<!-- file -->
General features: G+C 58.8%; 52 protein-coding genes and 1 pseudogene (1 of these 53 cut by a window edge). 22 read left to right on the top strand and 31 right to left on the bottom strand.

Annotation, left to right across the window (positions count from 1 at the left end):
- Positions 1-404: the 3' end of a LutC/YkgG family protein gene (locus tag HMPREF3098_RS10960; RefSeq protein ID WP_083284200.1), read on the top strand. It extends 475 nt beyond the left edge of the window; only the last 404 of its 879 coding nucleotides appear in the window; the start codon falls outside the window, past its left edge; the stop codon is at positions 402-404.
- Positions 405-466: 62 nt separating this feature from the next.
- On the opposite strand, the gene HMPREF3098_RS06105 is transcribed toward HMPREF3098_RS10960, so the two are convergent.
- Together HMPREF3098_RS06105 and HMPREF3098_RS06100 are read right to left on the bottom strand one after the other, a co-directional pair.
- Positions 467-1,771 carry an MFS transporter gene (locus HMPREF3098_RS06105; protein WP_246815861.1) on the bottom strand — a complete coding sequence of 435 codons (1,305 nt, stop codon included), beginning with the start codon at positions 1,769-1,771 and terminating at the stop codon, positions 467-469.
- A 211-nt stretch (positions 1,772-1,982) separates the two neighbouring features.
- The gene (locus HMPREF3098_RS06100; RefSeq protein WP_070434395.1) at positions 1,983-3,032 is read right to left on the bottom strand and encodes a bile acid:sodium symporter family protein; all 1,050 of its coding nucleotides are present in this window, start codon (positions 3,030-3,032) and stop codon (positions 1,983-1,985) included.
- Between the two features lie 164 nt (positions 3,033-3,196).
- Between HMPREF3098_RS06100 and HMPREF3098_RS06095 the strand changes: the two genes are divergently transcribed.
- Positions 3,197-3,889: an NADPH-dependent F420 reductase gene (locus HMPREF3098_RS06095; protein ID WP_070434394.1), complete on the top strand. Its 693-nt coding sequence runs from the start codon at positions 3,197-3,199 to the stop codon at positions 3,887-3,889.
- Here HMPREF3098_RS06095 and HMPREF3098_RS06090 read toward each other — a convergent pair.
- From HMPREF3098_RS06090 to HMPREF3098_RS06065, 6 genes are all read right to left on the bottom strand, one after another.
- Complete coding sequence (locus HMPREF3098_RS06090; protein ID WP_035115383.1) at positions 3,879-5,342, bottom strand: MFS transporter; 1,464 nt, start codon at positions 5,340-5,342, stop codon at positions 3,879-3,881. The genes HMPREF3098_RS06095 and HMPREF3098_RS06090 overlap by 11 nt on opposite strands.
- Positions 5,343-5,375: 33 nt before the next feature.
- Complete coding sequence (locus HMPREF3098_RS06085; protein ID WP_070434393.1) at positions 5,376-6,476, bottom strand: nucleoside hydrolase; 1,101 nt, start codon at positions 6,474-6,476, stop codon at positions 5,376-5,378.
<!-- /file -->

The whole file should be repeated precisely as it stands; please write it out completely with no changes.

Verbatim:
General features: G+C 58.8%; 52 protein-coding genes and 1 pseudogene (1 of these 53 cut by a window edge). 22 read left to right on the top strand and 31 right to left on the bottom strand.

Annotation, left to right across the window (positions count from 1 at the left end):
- Positions 1-404: the 3' end of a LutC/YkgG family protein gene (locus tag HMPREF3098_RS10960; RefSeq protein ID WP_083284200.1), read on the top strand. It extends 475 nt beyond the left edge of the window; only the last 404 of its 879 coding nucleotides appear in the window; the start codon falls outside the window, past its left edge; the stop codon is at positions 402-404.
- Positions 405-466: 62 nt separating this feature from the next.
- On the opposite strand, the gene HMPREF3098_RS06105 is transcribed toward HMPREF3098_RS10960, so the two are convergent.
- Together HMPREF3098_RS06105 and HMPREF3098_RS06100 are read right to left on the bottom strand one after the other, a co-directional pair.
- Positions 467-1,771 carry an MFS transporter gene (locus HMPREF3098_RS06105; protein WP_246815861.1) on the bottom strand — a complete coding sequence of 435 codons (1,305 nt, stop codon included), beginning with the start codon at positions 1,769-1,771 and terminating at the stop codon, positions 467-469.
- A 211-nt stretch (positions 1,772-1,982) separates the two neighbouring features.
- The gene (locus HMPREF3098_RS06100; RefSeq protein WP_070434395.1) at positions 1,983-3,032 is read right to left on the bottom strand and encodes a bile acid:sodium symporter family protein; all 1,050 of its coding nucleotides are present in this window, start codon (positions 3,030-3,032) and stop codon (positions 1,983-1,985) included.
- Between the two features lie 164 nt (positions 3,033-3,196).
- Between HMPREF3098_RS06100 and HMPREF3098_RS06095 the strand changes: the two genes are divergently transcribed.
- Positions 3,197-3,889: an NADPH-dependent F420 reductase gene (locus HMPREF3098_RS06095; protein ID WP_070434394.1), complete on the top strand. Its 693-nt coding sequence runs from the start codon at positions 3,197-3,199 to the stop codon at positions 3,887-3,889.
- Here HMPREF3098_RS06095 and HMPREF3098_RS06090 read toward each other — a convergent pair.
- From HMPREF3098_RS06090 to HMPREF3098_RS06065, 6 genes are all read right to left on the bottom strand, one after another.
- Complete coding sequence (locus HMPREF3098_RS06090; protein ID WP_035115383.1) at positions 3,879-5,342, bottom strand: MFS transporter; 1,464 nt, start codon at positions 5,340-5,342, stop codon at positions 3,879-3,881. The genes HMPREF3098_RS06095 and HMPREF3098_RS06090 overlap by 11 nt on opposite strands.
- Positions 5,343-5,375: 33 nt before the next feature.
- Complete coding sequence (locus HMPREF3098_RS06085; protein ID WP_070434393.1) at positions 5,376-6,476, bottom strand: nucleoside hydrolase; 1,101 nt, start codon at positions 6,474-6,476, stop codon at positions 5,376-5,378.